In a previous answer, I argued that Baba was most like Fiona (Fee Cleary) in The Thorn Birds.
In this answer, I would like to present some evidence that Baba also shares some important similarities with Mary Carson in The Thorn Birds. First, both have a rather irreverent view of religion. They are also stubbornly independent, self-assured, and dominant. In her youth, Mary left Ireland and leveraged her beautiful face and figure to snag a wealthy husband in Australia. It is a point of pride for her that Michael Carson doted on her until the day he died. It's clear that Mary has always had an iron will and an indefatigable focus on her priorities.
In terms of religious preferences, Mary is Roman Catholic, while Baba is Muslim. Neither, however, has any illusions about priests or religious leaders. Here's what Mary Carson says about them:
"I must confess, Father, that this past year has been very pleasant," she said. "You're a far more satisfactory shepherd than old Father Kelly was, God rot his soul."
"I, too, think that there are more important things than lovers, but being a receptacle for God isn't one of them."
"Stuff and nonsense! You're here because of human failings—your own and the bishop's."
Mary is predominantly obsessed with preserving her power and influence in the society in which she lives. After her husband dies, she remains a widow, refusing to let either new suitors or priests decide her destiny in life. Baba is similarly independent in nature. Like Mary, he stubbornly refuses to bow to the spiritual authority of priests or holy men.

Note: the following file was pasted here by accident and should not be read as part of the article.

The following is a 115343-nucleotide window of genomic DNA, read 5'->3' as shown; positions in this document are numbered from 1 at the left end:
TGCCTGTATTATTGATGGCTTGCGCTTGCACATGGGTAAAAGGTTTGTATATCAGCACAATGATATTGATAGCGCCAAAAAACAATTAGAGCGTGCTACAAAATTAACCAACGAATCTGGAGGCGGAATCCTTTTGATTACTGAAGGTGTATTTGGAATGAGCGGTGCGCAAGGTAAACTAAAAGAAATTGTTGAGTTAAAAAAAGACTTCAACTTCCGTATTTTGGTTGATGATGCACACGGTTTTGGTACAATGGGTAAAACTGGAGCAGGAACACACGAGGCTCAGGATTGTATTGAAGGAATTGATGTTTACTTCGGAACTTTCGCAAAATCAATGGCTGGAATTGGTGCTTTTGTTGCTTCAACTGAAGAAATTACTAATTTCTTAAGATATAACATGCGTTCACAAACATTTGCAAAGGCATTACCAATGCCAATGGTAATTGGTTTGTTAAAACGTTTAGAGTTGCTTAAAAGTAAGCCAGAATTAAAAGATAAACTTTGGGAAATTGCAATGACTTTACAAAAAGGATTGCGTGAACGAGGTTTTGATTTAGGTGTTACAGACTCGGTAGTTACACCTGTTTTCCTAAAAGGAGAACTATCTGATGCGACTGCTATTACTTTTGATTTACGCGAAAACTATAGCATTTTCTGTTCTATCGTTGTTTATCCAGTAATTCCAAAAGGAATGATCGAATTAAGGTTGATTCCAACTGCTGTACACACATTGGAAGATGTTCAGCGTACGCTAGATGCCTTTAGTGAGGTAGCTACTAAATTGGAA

"Do you want to know what your father thinks about sin?"
"Then, I'll tell you," Baba said, "but first understand this, and understand it now, Amir: You'll never learn anything of value from those bearded idiots."
"You mean Mullah Fatiullah Khan?"
"I mean all of them. Piss on the beards of all those self-righteous monkeys."
Both Baba and Mary are pragmatic, shrewd individuals. They choose not to deny the lusts that beguile them, and they freely acknowledge the baser instincts of their nature. Mary openly lusts after Father de Bricassart, privately comparing him to an Adonis. Meanwhile, Baba has an affair with Sanaubar (his servant's wife). Both Baba and Mary are accustomed to getting what they want.
So, when Mary's overtures are consistently rebuffed by Father Ralph, she becomes bitter. Her bitterness grows into malice when she realizes that her beloved priest is drawn to Meggie Cleary. In the end, Mary uses her expansive wealth as a vehicle to torment Father Ralph for the rest of his life. She essentially betrays the man she claims to have loved and lusted after.
For his part, Baba also betrays those he claims to have loved: Sanaubar, Ali, and Hassan. After his affair with Sanaubar (which results in Hassan's birth), he neglects to recognize his illlegitimate son. Later, out of pride and social pressure, Baba lets Ali and Hassan leave his employ.
Similar to Baba and Mary, Jalil in A Thousand Splendid Suns also betrays the one who loves him. Sure, there are plenty of similarities between Baba (in The Kite Runner) and Nana in A Thousand Splendid Suns. Both have affairs that result in great suffering in their lives. However, Baba doesn't die in bitterness; Nana does. In that vein, Nana is similar to Mary Carson, who also dies with bitter malice in her heart. Before her death, she promises Father Ralph that she will make him sell himself like any "painted whore."
Back to Jalil. For his part, Jalil is one of Herat's wealthiest men. Despite his wealth, however, he succumbs to societal pressure and chooses not to recognize Mariam as his daughter. After Nana's death, Jalil gives in to his wives and chooses not to welcome Mariam into his household. Jalil's decision results in great suffering for Mariam, who ends up being married to the despicable Rasheed.
Having said the above, it is evident that Baba shares as many important similarities with Mary Carson and Jalil as he does with Fiona Cleary and Nana.